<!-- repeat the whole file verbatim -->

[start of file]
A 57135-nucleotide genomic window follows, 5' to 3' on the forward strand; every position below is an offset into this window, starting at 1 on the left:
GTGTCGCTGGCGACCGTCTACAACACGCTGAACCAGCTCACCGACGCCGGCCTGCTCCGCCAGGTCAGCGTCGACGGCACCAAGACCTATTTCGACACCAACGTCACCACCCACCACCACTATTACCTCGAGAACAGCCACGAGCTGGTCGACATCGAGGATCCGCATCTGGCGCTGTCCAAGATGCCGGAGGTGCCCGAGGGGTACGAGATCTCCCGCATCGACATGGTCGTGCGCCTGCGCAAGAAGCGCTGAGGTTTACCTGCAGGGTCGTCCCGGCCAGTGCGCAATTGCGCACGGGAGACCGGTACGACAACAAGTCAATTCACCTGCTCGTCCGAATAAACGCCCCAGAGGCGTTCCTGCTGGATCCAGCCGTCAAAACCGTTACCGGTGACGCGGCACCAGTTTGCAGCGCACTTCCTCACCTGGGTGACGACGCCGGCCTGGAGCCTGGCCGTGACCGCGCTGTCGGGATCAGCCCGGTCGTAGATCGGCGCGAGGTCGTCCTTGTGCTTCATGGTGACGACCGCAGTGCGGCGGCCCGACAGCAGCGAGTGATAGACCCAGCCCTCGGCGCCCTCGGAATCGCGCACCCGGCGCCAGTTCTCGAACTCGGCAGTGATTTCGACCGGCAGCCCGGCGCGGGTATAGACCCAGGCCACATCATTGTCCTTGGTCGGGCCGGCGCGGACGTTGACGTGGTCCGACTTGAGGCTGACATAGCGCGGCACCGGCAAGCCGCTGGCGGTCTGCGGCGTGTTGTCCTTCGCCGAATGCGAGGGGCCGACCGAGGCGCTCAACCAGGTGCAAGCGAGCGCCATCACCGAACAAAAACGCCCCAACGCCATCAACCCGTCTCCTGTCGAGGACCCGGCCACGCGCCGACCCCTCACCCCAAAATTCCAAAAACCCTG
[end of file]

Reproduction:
A 57135-nucleotide genomic window follows, 5' to 3' on the forward strand; every position below is an offset into this window, starting at 1 on the left:
GTGTCGCTGGCGACCGTCTACAACACGCTGAACCAGCTCACCGACGCCGGCCTGCTCCGCCAGGTCAGCGTCGACGGCACCAAGACCTATTTCGACACCAACGTCACCACCCACCACCACTATTACCTCGAGAACAGCCACGAGCTGGTCGACATCGAGGATCCGCATCTGGCGCTGTCCAAGATGCCGGAGGTGCCCGAGGGGTACGAGATCTCCCGCATCGACATGGTCGTGCGCCTGCGCAAGAAGCGCTGAGGTTTACCTGCAGGGTCGTCCCGGCCAGTGCGCAATTGCGCACGGGAGACCGGTACGACAACAAGTCAATTCACCTGCTCGTCCGAATAAACGCCCCAGAGGCGTTCCTGCTGGATCCAGCCGTCAAAACCGTTACCGGTGACGCGGCACCAGTTTGCAGCGCACTTCCTCACCTGGGTGACGACGCCGGCCTGGAGCCTGGCCGTGACCGCGCTGTCGGGATCAGCCCGGTCGTAGATCGGCGCGAGGTCGTCCTTGTGCTTCATGGTGACGACCGCAGTGCGGCGGCCCGACAGCAGCGAGTGATAGACCCAGCCCTCGGCGCCCTCGGAATCGCGCACCCGGCGCCAGTTCTCGAACTCGGCAGTGATTTCGACCGGCAGCCCGGCGCGGGTATAGACCCAGGCCACATCATTGTCCTTGGTCGGGCCGGCGCGGACGTTGACGTGGTCCGACTTGAGGCTGACATAGCGCGGCACCGGCAAGCCGCTGGCGGTCTGCGGCGTGTTGTCCTTCGCCGAATGCGAGGGGCCGACCGAGGCGCTCAACCAGGTGCAAGCGAGCGCCATCACCGAACAAAAACGCCCCAACGCCATCAACCCGTCTCCTGTCGAGGACCCGGCCACGCGCCGACCCCTCACCCCAAAATTCCAAAAACCCTG